Though he’s arguably best known for co-fronting Alice In Chains alongside Jerry Cantrell from 2006 onwards, recording three studio albums thus far with the Seattle alt-rock heroes, William DuVall has been an incredibly active musician for the vast majority of his life.
More recently, he’s collaborated with Mastodon’s Brent Hinds and The Dillinger Escape Plan’s Ben Weinman in Giraffe Tongue Orchestra and also finished the material for his solo debut, which was released in 2019.
Stretching back further, however, he also played in Atlanta hardcore scene founders Neon Christ, Californian punk rockers BL'AST!, whose 2015 line-up included Dave Grohl, as well as bands like No Walls, Madfly and Comes With The Fall.
This year he’s revisiting his roots in one of those early groups, Neon Christ, having recently announced what will be their first show in 13 years and a Record Store Day reissue of their 1984 recordings, including the original self-titled 7” EP and four tracks recorded during their Labor Day session with Foghat’s Nick Jameson that same year. The tapes were remastered using an all-analog process at Nashville studio Welcome To 1979...
“It’s one of the things I’m most proud of with this release,” DuVall tells Guitar World. “Using an all-analog signal chain to cut vinyl is becoming harder and harder to do these days. I felt that doing it any other way wouldn’t have been as true to where we came from. I think it sounds all the better for it, too. I hadn’t listened to the music in a studio atmosphere since back when it was originally recorded...”
37 years is, indeed, a lifetime ago. Chances are, if you were acquainted with DuVall back then, you probably would have known him as ‘Kip’. It was a childhood nickname given to him by his grandfather, he goes on to explain, and one closely associated with his years playing frenetic punk-rock...
“I put an end to that name as soon as possible,” he grins. “I think I was 19 when I decided I’d had enough. Though I never personally liked it, out of love and respect for my grandfather, and the fact it caught on within my family, I just sorta put up with it. And, to this day, my mother still calls me Kip at home, as will my sisters. But no one else beyond that, not even the guys in Neon Christ. Thankfully, most people know me as William [laughs].”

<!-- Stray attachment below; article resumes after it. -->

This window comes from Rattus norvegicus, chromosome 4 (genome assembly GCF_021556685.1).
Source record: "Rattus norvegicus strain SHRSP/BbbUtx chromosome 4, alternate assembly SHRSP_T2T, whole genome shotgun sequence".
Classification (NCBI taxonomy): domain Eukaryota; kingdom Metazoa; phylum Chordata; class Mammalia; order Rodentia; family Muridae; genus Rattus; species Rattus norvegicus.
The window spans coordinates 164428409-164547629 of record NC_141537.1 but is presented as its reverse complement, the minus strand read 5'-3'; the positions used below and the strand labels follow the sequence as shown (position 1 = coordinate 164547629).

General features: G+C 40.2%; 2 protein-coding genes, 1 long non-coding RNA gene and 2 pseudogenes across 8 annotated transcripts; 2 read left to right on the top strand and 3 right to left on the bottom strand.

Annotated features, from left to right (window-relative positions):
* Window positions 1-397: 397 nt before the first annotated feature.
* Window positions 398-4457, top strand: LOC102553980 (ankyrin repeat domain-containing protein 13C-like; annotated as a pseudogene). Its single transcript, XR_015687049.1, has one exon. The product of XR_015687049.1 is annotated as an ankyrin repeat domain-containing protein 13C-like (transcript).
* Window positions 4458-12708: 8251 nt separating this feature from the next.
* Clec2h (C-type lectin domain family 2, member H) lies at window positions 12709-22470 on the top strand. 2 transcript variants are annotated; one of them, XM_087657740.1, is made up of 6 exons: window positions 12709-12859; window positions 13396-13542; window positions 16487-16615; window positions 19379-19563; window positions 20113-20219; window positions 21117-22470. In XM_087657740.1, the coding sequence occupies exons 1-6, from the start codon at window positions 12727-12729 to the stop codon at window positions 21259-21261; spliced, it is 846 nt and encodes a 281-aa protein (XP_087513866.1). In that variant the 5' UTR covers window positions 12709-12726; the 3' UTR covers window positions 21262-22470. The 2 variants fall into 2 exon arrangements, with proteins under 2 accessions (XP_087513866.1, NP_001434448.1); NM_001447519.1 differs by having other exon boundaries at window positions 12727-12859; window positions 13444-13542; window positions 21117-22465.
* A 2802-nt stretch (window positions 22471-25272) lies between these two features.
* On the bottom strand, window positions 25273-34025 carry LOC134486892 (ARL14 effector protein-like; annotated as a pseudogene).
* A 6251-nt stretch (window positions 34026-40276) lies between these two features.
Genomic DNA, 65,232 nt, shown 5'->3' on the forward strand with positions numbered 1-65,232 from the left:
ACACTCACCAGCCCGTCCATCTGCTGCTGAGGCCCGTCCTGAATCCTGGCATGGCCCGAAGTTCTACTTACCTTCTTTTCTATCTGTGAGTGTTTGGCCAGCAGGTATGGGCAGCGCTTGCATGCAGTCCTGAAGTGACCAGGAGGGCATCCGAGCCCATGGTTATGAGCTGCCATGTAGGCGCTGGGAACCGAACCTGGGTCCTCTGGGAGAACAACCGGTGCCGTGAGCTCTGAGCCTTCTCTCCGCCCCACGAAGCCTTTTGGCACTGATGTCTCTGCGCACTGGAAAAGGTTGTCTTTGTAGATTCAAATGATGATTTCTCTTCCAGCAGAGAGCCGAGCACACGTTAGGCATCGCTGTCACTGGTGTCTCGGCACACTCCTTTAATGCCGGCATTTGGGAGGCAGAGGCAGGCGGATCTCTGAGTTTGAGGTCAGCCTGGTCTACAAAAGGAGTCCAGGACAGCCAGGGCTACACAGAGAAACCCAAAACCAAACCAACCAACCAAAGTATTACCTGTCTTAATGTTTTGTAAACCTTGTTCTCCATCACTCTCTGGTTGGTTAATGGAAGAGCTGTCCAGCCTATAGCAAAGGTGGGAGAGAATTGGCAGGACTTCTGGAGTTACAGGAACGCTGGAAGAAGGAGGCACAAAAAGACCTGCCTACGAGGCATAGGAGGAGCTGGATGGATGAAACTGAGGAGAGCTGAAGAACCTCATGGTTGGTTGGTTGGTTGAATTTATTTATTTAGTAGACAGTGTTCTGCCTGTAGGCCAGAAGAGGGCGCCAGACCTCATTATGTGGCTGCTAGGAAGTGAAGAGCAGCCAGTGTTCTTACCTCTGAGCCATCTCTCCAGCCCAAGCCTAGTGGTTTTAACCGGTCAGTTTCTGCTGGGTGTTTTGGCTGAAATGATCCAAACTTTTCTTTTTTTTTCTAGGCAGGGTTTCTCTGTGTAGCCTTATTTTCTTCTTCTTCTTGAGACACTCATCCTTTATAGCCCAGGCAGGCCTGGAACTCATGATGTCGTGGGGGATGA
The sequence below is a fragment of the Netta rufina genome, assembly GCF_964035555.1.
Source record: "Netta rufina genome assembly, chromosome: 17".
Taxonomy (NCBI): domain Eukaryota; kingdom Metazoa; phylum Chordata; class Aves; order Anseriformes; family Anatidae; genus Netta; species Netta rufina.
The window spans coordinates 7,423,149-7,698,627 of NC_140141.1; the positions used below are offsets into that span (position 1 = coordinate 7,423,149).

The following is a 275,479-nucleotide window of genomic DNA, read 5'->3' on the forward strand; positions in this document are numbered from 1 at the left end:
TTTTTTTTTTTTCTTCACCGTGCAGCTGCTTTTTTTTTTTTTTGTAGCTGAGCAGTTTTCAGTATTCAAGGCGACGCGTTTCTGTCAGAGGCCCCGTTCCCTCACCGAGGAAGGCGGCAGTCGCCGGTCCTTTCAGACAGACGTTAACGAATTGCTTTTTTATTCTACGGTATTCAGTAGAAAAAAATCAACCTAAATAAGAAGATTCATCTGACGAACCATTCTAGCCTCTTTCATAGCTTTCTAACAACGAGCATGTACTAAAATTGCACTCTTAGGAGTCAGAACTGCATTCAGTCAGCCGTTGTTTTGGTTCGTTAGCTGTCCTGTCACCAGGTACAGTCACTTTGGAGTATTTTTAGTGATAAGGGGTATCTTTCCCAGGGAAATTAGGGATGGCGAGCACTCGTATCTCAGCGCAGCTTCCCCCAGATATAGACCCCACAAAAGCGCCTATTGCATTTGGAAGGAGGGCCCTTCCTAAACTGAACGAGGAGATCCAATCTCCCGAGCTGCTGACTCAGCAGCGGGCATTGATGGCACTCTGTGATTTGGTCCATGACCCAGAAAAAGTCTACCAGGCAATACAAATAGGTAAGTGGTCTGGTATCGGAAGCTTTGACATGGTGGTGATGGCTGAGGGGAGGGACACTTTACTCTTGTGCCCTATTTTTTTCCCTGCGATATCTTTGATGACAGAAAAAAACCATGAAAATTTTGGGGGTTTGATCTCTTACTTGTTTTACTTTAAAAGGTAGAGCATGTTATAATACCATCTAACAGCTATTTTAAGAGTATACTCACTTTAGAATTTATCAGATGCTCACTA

You were in your mid-teens when you formed Neon Christ and helped start a new music scene in Atlanta. What was life like back then?
“Honestly, I couldn’t have imagined a better way to come of age! Hardcore was a new kind of music – it was a new iteration of rock and roll. To be on the cutting edge of that, at that age, and have the sound of it reflect so closely what was going on inside of me was a dream come true.
“But at the time, it felt like what was necessary of my survival. I wasn’t sat there thinking I was living the dream, I was just really into music. I started playing guitar at eight years old and came up on what I still feel is the best of the best – working my way up from Hendrix.
“By the time I was 11 or 12, I was discovering '70s punk-rock like the Sex Pistols and the New York scene with the Ramones and Richard Hell. Even though there wasn’t easy access to music back then, you could see a shot of the Pistols and you’d be able to kinda tell what they sounded like.
“When I started hearing their music, they were actually on the news. When they toured the US in ‘78, they had all this controversy and the coverage was extremely negative. That’s what I knew of punk-rock… it was intriguing. But what really got me was this new American form of it called hardcore...”
Which, all things considered, must have felt wildly thrilling to teenage punks at the time...
“The name wasn’t as widely circulated back then, but you’d hear about this music that was faster, harder and more extreme, and of course I was instantly into that! I liked what I heard of the '70s punk stuff but wanted more.
“In my mind, though I loved my MC5 and Stooges, I could imagine and hear things that were more intense, taking it further. And then I heard about Black Flag.
“In those days you’d get little tidbits of information, you might hear the name or maybe see a picture. It was hard to come by anything. I was living in Washington DC, where I’m originally from, and heard a song on a really obscure college radio station from their Damaged album.
“I was like, ‘Okay, this is sounding more like why I’m here!’ Then I heard about this movie called The Decline of Western Civilization which was playing at a movie theater. I persuaded my grandfather to take me and the very first band you see is Black Flag...”
It’s easy to forget with hindsight, but their assault must have felt pretty damn dangerous in its day...
“The second they started White Minority and I saw Greg Ginns slashing up that Dan Armstrong guitar with his bright yellow shirt on, plus the way the band were behaving on stage, I knew this was it. That moment felt like an epiphany. Just like hearing Hendrix a few years before but the difference was these guys were alive now… Hendrix was already gone by the time I discovered him.